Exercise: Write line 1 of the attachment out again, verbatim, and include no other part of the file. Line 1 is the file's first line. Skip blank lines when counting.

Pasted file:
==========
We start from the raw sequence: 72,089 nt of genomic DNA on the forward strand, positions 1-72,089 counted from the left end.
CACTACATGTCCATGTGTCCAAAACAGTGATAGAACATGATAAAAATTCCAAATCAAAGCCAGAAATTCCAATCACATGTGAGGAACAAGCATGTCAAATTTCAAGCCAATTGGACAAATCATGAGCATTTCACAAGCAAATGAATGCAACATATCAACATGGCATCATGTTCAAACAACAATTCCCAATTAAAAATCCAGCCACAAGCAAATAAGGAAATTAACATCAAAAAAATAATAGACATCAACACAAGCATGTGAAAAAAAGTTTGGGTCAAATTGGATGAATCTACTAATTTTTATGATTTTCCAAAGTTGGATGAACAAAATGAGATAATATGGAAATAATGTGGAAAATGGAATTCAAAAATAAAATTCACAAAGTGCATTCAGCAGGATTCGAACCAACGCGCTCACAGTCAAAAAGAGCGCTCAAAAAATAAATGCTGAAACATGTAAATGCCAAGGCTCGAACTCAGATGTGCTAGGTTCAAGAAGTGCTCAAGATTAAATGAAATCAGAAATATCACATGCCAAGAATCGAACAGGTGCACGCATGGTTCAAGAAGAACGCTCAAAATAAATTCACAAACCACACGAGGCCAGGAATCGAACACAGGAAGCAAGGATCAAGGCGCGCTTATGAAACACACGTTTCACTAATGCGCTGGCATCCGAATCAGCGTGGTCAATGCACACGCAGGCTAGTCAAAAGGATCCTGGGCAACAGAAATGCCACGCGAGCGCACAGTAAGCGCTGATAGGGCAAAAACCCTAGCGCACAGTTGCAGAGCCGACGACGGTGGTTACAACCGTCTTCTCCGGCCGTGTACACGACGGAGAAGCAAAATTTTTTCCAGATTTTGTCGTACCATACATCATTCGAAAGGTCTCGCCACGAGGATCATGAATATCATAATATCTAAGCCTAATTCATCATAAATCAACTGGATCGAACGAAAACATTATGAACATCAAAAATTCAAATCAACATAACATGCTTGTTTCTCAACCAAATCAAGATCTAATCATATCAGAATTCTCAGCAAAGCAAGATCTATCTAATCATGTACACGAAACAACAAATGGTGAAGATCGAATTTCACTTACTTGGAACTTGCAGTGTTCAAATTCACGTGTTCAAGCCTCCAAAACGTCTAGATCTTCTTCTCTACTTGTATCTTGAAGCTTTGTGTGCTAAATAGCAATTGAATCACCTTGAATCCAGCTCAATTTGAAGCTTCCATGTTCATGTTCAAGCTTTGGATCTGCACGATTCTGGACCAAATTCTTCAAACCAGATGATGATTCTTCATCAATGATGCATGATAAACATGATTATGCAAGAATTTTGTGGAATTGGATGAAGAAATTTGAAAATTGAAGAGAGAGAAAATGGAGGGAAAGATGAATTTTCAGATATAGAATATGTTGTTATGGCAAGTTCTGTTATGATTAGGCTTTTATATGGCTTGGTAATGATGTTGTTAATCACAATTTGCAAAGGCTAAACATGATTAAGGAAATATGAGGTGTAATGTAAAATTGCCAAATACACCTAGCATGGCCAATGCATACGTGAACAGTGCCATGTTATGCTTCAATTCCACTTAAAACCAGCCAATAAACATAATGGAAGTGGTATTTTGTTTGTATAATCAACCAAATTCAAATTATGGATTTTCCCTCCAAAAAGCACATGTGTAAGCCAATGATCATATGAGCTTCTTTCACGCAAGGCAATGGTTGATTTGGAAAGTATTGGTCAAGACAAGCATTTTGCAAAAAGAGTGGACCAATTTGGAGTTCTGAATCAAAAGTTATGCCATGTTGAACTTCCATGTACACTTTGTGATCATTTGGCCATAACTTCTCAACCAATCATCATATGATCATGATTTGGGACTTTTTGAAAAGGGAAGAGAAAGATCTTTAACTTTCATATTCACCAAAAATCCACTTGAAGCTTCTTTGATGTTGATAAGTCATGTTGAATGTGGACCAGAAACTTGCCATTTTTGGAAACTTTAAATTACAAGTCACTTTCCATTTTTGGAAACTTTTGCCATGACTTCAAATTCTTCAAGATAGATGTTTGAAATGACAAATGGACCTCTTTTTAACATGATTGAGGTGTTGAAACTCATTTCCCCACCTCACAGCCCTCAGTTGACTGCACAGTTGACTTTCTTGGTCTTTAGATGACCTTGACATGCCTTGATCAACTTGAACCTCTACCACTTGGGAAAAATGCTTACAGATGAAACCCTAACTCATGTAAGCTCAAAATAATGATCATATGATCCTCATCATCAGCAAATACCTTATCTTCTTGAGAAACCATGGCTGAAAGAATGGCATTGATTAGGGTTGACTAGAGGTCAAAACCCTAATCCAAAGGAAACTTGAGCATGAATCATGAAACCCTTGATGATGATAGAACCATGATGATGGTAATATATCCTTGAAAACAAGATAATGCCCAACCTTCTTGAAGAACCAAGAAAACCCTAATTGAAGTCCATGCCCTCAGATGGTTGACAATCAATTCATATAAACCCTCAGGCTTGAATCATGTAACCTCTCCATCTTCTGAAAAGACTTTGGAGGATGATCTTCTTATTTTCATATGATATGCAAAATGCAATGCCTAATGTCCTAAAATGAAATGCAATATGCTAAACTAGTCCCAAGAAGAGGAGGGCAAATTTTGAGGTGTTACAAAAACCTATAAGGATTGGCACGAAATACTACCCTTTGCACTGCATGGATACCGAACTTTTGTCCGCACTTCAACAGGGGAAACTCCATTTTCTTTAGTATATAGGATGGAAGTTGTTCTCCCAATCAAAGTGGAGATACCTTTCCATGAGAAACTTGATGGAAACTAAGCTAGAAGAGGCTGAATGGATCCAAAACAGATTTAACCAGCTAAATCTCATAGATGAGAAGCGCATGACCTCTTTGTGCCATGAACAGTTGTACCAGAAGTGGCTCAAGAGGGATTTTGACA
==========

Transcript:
We start from the raw sequence: 72,089 nt of genomic DNA on the forward strand, positions 1-72,089 counted from the left end.